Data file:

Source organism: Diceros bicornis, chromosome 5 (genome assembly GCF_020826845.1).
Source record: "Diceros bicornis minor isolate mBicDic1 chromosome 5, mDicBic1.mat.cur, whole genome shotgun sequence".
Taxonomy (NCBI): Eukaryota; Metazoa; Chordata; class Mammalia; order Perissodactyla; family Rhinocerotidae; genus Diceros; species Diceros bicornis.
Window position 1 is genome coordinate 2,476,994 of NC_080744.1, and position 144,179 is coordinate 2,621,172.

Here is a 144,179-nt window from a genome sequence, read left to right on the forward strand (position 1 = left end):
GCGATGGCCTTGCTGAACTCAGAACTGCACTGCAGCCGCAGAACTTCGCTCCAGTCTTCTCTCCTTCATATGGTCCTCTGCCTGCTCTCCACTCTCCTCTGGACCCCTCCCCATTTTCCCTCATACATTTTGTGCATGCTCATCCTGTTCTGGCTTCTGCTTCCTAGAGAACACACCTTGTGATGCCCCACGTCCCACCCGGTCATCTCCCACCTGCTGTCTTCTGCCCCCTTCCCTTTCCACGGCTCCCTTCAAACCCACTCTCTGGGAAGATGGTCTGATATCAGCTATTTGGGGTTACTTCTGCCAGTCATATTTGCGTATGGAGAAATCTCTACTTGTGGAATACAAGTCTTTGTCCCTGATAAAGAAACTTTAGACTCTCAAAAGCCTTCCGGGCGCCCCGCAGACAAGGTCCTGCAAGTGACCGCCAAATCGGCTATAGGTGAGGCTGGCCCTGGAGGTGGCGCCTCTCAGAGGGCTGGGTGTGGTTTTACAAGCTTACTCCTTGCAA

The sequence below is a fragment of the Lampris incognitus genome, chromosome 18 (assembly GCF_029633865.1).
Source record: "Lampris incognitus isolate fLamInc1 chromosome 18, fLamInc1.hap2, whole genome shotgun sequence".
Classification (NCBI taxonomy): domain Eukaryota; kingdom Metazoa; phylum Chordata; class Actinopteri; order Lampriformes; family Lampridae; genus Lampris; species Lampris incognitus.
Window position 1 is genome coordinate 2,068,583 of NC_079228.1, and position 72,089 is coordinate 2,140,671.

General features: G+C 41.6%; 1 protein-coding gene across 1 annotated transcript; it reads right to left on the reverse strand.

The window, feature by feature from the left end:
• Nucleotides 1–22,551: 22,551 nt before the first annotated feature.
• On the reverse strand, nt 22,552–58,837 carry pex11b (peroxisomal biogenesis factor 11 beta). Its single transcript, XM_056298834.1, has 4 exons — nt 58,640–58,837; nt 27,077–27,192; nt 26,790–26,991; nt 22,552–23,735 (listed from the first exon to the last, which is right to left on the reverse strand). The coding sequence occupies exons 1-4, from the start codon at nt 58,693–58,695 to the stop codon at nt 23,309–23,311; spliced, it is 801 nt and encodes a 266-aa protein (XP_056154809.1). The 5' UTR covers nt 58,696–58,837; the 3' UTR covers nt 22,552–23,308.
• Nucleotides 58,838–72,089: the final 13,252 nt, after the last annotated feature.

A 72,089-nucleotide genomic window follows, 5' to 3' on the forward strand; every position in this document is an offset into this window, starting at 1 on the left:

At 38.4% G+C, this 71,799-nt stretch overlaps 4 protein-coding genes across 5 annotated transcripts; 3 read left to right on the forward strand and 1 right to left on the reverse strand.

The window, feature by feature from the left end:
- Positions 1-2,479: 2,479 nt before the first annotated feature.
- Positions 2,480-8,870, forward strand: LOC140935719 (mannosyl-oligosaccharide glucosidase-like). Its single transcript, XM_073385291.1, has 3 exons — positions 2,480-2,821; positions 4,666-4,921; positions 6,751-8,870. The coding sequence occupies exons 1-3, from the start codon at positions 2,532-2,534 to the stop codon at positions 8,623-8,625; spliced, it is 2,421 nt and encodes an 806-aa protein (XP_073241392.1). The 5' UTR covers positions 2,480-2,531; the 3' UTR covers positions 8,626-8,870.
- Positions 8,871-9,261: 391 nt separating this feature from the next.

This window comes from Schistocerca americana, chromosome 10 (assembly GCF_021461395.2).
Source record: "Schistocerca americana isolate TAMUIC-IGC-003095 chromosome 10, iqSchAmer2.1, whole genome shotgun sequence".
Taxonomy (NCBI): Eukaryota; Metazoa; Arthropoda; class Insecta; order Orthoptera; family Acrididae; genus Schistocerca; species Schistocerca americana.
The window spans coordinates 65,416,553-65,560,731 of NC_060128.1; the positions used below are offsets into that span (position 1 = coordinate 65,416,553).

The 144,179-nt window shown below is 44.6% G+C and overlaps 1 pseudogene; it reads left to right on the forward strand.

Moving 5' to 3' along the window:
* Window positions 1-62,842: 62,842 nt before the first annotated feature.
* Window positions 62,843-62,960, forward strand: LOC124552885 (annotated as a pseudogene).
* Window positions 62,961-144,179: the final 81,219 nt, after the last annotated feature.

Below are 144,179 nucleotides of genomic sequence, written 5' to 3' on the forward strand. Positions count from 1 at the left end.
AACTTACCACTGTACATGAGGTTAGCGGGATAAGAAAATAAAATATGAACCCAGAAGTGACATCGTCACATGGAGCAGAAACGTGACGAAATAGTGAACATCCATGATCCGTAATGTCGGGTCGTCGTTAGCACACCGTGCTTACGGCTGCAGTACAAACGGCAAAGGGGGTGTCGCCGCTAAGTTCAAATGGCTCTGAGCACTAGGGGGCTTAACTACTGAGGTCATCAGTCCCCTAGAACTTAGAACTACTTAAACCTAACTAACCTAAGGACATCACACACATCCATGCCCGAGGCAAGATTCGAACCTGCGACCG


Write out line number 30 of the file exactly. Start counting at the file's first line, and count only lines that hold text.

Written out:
* Window positions 62,961-144,179: the final 81,219 nt, after the last annotated feature.